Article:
Poles for the flatlands, outside of avalanche country, are fairly straight forward. In avalanche country it gets complicated, since some poles have options for fitting avalanche probes. We will leave this subject to the mountain skiing resources, and focus on the simpler considerations for the flatland back country.
You want a very strong pole for back country trekking. Hill climbing, hauling a heavy sled, will tax the strength of your poles. Don’t even think of using ultralight racing poles – they will snap like dry twigs on a tough climb. Back country skiing poles are much stronger. They are available in adjustable 2-3 piece, and solid one piece. They have powder baskets. You can buy replacement baskets if the baskets that come with your poles are too small, or break. Baskets commonly break with hard use, so if you find a good pair of poles, it’s a good idea to buy an extra pair of baskets for the future.
If you are a shorter person, you can use the light and super-rugged aluminum adjustable 2-3 piece poles for classic skiing technique on the flats. These extend to about 145 cm in the longest models. These will be too short for taller people for good classic ski technique. The reason the back country adjustable poles are so short is because their design is driven by downhill ski technique, which uses significantly shorter poles than flatland cross country ski technique. This is understandable, since pole planting when going downhill would rip your arm off and/or impale you with long cross country poles. However since I am quite short, I can get away with one of the finest adjustable, lightweight but super-strong poles: the Black Diamond Flick-Lock 2-piece pole, which adjusts to 145 cm, which I use at lengths of 135-140. http://www.bdel.com/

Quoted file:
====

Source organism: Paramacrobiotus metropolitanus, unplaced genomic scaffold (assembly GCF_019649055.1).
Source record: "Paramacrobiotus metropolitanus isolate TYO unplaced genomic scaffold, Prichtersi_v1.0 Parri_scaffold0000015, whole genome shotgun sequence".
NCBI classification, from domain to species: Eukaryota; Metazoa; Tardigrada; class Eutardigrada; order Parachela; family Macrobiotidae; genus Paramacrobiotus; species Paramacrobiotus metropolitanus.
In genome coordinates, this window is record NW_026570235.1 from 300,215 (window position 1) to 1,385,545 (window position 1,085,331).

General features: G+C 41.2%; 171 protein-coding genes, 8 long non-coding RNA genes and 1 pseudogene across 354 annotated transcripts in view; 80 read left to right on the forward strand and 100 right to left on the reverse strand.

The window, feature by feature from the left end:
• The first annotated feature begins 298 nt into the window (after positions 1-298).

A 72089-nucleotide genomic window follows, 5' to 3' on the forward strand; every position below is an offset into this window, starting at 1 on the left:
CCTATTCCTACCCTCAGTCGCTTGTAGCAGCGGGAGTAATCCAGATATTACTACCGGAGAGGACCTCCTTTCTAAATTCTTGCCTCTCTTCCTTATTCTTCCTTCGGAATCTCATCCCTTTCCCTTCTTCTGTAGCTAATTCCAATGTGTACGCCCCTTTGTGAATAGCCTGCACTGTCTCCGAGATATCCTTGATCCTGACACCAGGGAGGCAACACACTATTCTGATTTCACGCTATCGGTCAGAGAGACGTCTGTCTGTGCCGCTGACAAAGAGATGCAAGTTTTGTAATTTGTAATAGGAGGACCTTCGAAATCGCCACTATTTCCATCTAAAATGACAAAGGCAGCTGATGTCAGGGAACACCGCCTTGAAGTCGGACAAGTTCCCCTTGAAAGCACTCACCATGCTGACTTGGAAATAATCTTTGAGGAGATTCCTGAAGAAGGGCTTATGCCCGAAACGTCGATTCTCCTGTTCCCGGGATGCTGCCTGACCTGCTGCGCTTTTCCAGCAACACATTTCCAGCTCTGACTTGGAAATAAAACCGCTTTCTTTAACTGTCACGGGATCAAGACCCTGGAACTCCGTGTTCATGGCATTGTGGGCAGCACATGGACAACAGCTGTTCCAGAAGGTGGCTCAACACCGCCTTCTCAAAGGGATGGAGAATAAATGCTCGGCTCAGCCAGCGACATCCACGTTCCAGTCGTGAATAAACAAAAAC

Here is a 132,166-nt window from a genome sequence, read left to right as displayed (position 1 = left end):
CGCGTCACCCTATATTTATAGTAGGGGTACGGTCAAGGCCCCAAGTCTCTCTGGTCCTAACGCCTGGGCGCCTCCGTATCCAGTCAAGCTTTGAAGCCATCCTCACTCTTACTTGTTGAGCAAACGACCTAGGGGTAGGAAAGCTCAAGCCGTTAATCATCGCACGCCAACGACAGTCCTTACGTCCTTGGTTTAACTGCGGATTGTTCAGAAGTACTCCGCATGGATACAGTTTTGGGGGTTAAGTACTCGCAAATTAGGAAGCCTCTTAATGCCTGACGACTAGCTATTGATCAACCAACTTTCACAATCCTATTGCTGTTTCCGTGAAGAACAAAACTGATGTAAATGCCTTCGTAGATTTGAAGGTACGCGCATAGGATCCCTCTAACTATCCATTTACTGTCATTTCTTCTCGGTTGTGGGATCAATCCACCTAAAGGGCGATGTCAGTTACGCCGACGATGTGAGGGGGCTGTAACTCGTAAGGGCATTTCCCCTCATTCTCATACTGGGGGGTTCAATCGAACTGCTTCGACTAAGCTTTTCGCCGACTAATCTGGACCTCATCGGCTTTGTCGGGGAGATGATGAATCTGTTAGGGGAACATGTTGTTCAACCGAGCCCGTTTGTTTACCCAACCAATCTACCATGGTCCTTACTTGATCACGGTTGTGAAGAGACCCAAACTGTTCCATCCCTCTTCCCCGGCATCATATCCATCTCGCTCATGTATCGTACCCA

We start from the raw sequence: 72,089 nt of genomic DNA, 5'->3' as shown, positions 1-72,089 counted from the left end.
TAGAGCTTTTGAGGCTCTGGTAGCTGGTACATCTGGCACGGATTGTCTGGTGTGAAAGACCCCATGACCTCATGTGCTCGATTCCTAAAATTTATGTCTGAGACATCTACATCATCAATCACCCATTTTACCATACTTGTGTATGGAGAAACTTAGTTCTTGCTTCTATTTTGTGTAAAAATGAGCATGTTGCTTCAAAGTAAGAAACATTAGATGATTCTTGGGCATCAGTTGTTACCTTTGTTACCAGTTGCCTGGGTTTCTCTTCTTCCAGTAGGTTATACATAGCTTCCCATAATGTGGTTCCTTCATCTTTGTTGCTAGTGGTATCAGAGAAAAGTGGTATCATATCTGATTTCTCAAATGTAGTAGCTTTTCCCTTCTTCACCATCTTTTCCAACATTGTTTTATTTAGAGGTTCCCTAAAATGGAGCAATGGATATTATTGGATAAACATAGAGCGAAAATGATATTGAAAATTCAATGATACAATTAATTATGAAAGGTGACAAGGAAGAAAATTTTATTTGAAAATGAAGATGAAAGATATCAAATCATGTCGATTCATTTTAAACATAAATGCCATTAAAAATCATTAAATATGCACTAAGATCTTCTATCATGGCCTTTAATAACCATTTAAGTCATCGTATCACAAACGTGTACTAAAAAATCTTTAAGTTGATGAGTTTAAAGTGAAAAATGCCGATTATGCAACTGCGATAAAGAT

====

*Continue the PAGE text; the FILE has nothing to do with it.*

No company makes a longer adjustable pole, so taller people are stuck with having to find a long fixed length pole. Ironically, most back country ski manufacturers don’t make one, since again, they are making skis for downhill pole planting technique, not cross country classic skiing. Tall folks will need to research a recreational sport/track skiing pole that is the strongest you can find, and fit it with powder baskets.
I recommend only aluminum poles for back country trekking. An aluminum pole will bend or break, but not shatter and splinter. If an aluminum pole breaks or bends, you can saw it in half with your multitool, and insert a stick, then tape it or wire it up for an internal splint. Repairing a shattered fibreglass pole could get messy. Of course, the bush is full of trees and shrubs, so as long as you have a cutting tool, you can always fashion a rough pole from the bush to get you through.